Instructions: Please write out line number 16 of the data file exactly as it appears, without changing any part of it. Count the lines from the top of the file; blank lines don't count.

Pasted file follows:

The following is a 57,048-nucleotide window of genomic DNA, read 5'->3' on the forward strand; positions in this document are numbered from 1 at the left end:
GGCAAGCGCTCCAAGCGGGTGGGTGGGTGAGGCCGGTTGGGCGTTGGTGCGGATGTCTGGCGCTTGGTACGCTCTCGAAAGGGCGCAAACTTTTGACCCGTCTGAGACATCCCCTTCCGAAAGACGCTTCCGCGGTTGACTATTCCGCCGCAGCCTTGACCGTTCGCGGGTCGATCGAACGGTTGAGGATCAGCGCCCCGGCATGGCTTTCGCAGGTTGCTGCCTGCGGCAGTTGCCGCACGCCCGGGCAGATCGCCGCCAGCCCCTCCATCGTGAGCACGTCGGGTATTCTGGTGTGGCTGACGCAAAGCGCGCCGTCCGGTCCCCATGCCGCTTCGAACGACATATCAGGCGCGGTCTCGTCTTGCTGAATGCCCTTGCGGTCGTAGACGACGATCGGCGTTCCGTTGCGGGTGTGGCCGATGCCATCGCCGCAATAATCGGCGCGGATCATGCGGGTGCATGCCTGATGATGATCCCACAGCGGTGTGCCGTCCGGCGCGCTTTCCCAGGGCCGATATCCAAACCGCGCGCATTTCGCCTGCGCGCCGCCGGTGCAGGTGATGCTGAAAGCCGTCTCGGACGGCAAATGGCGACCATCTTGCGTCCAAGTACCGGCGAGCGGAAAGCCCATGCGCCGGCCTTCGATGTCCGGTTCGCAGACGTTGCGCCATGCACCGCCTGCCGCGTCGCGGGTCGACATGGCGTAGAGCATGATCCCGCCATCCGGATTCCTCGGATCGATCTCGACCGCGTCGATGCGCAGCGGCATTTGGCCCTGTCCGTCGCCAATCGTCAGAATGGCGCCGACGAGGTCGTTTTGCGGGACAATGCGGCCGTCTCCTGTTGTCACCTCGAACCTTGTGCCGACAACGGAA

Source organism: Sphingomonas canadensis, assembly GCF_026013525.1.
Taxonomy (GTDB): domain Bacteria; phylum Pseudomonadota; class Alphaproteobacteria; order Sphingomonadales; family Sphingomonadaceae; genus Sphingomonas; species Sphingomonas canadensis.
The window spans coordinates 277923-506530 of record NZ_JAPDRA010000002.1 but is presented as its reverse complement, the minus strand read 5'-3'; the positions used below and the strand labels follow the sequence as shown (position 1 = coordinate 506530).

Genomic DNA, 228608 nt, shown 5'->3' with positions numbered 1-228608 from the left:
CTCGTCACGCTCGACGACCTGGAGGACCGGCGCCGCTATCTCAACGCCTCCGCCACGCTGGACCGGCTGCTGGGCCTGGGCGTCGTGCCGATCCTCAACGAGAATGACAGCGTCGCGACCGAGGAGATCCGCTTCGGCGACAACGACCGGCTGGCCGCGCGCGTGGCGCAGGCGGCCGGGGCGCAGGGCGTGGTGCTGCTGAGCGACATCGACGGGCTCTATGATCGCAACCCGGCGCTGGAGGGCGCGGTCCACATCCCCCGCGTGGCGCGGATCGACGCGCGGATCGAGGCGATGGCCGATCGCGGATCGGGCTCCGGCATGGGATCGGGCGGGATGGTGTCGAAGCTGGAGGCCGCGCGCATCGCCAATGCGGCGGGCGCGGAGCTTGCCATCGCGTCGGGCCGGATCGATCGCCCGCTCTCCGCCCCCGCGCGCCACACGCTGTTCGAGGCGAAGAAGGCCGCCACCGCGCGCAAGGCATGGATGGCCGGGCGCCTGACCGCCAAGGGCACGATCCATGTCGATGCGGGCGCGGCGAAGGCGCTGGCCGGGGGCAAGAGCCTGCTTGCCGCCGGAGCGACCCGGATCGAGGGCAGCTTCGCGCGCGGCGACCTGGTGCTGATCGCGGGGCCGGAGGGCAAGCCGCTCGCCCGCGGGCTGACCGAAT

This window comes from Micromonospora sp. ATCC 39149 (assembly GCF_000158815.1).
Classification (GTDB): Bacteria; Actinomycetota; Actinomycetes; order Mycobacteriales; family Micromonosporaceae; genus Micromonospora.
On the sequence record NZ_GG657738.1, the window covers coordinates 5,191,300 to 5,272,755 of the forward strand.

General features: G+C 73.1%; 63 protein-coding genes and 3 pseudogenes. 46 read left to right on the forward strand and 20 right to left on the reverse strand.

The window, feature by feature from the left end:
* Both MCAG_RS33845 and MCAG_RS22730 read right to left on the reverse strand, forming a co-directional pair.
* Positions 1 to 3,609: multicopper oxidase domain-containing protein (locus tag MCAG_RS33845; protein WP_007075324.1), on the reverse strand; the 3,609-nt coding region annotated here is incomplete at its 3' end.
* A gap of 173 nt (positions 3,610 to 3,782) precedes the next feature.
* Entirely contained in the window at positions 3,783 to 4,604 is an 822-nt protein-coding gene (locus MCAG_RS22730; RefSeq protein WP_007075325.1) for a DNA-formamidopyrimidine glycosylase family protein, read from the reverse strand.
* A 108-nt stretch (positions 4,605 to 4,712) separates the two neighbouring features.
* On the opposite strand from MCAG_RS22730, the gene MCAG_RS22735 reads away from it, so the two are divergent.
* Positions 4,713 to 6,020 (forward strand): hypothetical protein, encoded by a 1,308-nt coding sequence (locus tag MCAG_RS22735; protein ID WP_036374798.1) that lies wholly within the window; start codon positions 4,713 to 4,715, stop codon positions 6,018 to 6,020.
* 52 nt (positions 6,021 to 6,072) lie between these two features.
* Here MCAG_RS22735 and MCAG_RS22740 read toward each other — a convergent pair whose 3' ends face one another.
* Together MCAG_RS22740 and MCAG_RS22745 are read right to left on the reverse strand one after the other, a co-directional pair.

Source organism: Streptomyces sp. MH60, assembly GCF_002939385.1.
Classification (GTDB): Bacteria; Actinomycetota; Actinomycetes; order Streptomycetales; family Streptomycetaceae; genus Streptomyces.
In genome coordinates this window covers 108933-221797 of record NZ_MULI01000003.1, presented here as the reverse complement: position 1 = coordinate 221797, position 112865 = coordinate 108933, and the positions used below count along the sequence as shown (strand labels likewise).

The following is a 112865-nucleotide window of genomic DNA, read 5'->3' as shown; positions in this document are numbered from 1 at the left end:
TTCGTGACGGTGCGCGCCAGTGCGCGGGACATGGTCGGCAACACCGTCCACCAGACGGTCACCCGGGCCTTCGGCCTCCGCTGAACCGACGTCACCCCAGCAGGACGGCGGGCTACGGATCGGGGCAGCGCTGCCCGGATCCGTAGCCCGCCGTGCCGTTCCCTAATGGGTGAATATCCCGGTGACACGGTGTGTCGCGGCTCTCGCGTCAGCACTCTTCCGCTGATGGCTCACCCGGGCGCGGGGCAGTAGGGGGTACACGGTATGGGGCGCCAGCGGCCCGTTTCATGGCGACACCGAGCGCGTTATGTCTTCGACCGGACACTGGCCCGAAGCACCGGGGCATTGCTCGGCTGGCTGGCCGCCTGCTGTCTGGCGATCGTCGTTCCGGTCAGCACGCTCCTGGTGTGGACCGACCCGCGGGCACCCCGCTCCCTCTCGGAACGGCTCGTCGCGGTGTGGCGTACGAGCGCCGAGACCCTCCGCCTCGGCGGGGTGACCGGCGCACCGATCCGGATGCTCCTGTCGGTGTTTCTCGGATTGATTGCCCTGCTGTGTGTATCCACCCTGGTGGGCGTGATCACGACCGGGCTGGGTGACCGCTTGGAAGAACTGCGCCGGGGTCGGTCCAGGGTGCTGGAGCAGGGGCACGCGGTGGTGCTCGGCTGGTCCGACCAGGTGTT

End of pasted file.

* Entirely contained in the window at positions 3,783 to 4,604 is an 822-nt protein-coding gene (locus MCAG_RS22730; RefSeq protein WP_007075325.1) for a DNA-formamidopyrimidine glycosylase family protein, read from the reverse strand.